Party with some Havarti, it’s National Cheese Day

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Pure Luck Farm and Dairy’s fresh goat cheese. (Steffi Lee/Nexstar Broadcasting)

June is National Dairy Month and you can really milk the occasion on the 4th, which is National Cheese Day!

National Dairy Month started out as National Milk Month in 1937 as a way to promote drinking milk. It was initially created to stabilize the dairy demand when production was at a surplus, but has now developed into an annual tradition that celebrates the contributions the dairy industry has made to the world. After the National Dairy Council stepped in to promote the cause, the name soon changed to ‘Dairy Month.

International Dairy Foods Association

However you slice it, we have some gouda facts that’ll keep you extra sharp…

The Pilgrims included cheese in the Mayflower’s supplies when they made their voyage to America in 1620.

Make that cheddar: United States cheese manufacturing grew $24 billion dollars from 2006 to 2018, according to the Census Bureau.

The calcium packed comfort food, ‘macaroni and cheese’ is the most popular cheese recipe in the United States, according to the International Dairy Foods Association.

Fit for a queen: A wheel of Cheddar cheese that weighed over 1,000 pounds was given to Queen Victoria as a wedding gift. A normal Cheddar wheel weighs 60 to 75 pounds.

Serving & Storage Tips from the IDFA:

  • Unpasteurized cheese with a range of flavors should not be sliced until purchase otherwise it will start to lose its subtlety and aroma.
  • Keep the cheese in conditions in which it matures. Hard, semi-hard and semi-soft cheeses are stored in the temperatures from around 8 – 13 C.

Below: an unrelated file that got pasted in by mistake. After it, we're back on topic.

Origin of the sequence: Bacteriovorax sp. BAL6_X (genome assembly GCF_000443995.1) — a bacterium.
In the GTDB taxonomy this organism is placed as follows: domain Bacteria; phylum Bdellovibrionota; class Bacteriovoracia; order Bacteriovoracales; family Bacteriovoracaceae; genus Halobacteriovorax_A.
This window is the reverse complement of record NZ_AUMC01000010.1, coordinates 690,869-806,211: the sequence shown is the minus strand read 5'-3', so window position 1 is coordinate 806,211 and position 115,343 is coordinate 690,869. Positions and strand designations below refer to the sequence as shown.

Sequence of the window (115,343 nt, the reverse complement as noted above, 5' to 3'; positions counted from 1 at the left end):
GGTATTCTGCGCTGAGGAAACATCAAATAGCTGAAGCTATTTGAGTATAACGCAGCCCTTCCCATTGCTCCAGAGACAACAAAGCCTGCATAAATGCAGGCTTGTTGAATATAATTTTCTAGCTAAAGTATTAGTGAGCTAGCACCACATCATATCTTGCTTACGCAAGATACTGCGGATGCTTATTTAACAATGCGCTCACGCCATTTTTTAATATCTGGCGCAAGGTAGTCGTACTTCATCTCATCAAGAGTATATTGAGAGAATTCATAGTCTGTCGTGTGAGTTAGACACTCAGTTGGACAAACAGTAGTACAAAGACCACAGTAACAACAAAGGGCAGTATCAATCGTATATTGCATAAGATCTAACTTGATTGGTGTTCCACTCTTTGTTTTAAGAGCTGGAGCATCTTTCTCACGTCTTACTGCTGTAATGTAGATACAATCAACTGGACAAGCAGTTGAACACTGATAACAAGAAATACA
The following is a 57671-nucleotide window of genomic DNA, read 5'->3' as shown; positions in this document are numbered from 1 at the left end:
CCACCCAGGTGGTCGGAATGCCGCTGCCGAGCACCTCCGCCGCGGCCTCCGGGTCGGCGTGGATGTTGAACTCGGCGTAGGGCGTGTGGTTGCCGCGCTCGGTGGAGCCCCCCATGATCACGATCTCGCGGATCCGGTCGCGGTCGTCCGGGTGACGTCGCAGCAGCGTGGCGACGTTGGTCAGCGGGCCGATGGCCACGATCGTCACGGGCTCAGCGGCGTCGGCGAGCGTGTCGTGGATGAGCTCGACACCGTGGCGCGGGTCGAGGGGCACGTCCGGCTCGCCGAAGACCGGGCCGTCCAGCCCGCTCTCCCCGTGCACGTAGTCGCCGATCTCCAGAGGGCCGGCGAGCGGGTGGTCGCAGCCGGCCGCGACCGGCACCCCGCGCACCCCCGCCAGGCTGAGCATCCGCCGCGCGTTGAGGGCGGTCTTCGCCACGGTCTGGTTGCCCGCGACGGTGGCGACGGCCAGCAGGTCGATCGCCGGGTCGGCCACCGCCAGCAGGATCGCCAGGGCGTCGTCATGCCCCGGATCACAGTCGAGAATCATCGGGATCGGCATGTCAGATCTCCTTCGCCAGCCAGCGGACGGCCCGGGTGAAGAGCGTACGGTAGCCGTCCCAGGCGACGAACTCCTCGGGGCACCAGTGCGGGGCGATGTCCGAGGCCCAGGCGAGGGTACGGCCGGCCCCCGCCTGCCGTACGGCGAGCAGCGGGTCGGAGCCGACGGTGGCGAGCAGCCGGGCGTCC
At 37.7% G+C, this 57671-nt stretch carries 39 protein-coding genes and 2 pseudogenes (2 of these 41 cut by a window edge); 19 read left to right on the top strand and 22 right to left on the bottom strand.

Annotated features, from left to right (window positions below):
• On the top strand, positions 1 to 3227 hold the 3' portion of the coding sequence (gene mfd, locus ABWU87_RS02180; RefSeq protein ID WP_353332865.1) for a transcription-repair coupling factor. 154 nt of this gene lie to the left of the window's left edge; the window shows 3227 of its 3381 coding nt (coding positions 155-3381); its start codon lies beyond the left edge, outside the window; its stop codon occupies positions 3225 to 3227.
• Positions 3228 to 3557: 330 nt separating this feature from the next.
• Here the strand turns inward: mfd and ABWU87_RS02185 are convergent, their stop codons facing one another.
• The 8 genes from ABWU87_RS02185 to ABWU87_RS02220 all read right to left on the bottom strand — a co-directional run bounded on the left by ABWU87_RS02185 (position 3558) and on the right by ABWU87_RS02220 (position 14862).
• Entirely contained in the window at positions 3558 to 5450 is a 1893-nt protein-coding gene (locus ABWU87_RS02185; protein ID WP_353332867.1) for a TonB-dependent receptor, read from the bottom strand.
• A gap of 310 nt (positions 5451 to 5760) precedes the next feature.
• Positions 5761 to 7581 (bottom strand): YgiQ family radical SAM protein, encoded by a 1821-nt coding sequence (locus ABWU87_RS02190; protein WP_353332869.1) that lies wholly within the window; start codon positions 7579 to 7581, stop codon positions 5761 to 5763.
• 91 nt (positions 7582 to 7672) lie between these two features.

• Keep the cheese wrapped in the waxed paper and place it in a loose-fitting food-bag not to lose humidity and maintain the circulation of air.
  • Wrap blue cheeses all over as mold spores spread readily not only to other cheeses but also to everything near.
  • Chilled cheeses should be taken out of the refrigerator one and a half or two hours before serving.
  • Cheeses contain living organisms that must not be cut off from air, yet it is important not to let a cheese dry out.
  • Do not store cheese with other strong-smelling foods. As a cheese breathes it will absorb other aromas and may spoil.
  • Wrap soft cheeses loosely. Use waxed or grease-proof paper rather than cling film.
  • Let cold cheese warm up for about half an hour before eating to allow the flavor and aroma to develop.

Copyright 2020 Nexstar Broadcasting, Inc. All rights reserved. This material may not be published, broadcast, rewritten, or redistributed.

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